Elephants and Mahouts Show True Bonds

January 11, 2012
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Many organizations say that riding on the back of an elephant is the best method of nature travel because it allows humans to see the sights with relatively little disruption to the natural environment.

But usually, this is just a side project for elephants and their mahouts, or drivers. According to Elephant Aid International, elephants' lives are interrelated to Asian communities, playing a role in religion, economics and tribal life. They have long been revered as gods and honored as a national heritage animal, the organization says.

These mammals are now used primarily in the logging industry, to extract particular trees without disrupting the rest of the forest with roads and other damage, according to Laos Voices. Elephants and their mahouts often spend months in remote work sites, sharing days of logging.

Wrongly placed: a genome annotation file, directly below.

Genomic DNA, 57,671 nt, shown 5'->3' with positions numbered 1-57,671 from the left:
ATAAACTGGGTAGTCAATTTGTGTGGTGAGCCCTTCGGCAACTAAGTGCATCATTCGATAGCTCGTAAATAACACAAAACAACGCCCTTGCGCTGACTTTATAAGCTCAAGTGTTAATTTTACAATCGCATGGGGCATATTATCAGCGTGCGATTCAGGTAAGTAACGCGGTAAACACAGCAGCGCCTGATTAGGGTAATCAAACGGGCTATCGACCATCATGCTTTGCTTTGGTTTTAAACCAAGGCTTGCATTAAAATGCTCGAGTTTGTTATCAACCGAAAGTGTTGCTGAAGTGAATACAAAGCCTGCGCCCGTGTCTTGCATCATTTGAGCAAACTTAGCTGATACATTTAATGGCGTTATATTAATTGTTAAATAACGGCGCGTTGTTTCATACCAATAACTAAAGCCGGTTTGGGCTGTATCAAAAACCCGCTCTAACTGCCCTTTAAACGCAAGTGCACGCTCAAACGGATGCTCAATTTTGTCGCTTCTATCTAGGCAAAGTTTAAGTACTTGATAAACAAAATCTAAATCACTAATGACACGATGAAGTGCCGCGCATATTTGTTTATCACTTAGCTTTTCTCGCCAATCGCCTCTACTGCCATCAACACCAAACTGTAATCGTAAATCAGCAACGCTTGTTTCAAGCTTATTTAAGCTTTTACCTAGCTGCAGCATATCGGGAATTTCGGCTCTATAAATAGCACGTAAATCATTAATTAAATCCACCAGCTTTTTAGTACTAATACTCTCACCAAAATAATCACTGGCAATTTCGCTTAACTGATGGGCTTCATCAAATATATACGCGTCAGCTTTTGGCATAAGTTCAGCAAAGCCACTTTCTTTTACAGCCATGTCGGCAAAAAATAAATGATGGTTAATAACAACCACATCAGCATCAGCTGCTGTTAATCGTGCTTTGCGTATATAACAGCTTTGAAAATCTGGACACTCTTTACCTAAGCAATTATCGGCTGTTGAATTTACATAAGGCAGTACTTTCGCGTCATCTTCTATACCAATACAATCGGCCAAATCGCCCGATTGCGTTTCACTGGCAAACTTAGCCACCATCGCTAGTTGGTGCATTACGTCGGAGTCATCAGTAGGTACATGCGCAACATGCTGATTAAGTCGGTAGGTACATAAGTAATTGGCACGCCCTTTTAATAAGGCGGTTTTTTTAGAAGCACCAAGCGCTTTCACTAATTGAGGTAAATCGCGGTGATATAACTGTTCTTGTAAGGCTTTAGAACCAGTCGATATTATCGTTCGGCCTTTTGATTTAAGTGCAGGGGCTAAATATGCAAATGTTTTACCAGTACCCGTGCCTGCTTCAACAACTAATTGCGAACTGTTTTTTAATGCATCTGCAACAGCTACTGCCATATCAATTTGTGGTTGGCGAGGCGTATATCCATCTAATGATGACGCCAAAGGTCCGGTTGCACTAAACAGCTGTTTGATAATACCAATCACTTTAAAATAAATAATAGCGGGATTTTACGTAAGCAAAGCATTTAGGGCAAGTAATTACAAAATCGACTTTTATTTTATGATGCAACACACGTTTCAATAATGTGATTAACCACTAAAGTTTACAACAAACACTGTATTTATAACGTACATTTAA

That is, once the elephant is old enough. The news source says that owning an elephant is a family affair in Laos, and that elephants are passed down from father to son. When the animal is 3 years old it chooses its name from a list of three that the elder mahout has written down on a piece of wood. The elephants start working when they are 14 years old.

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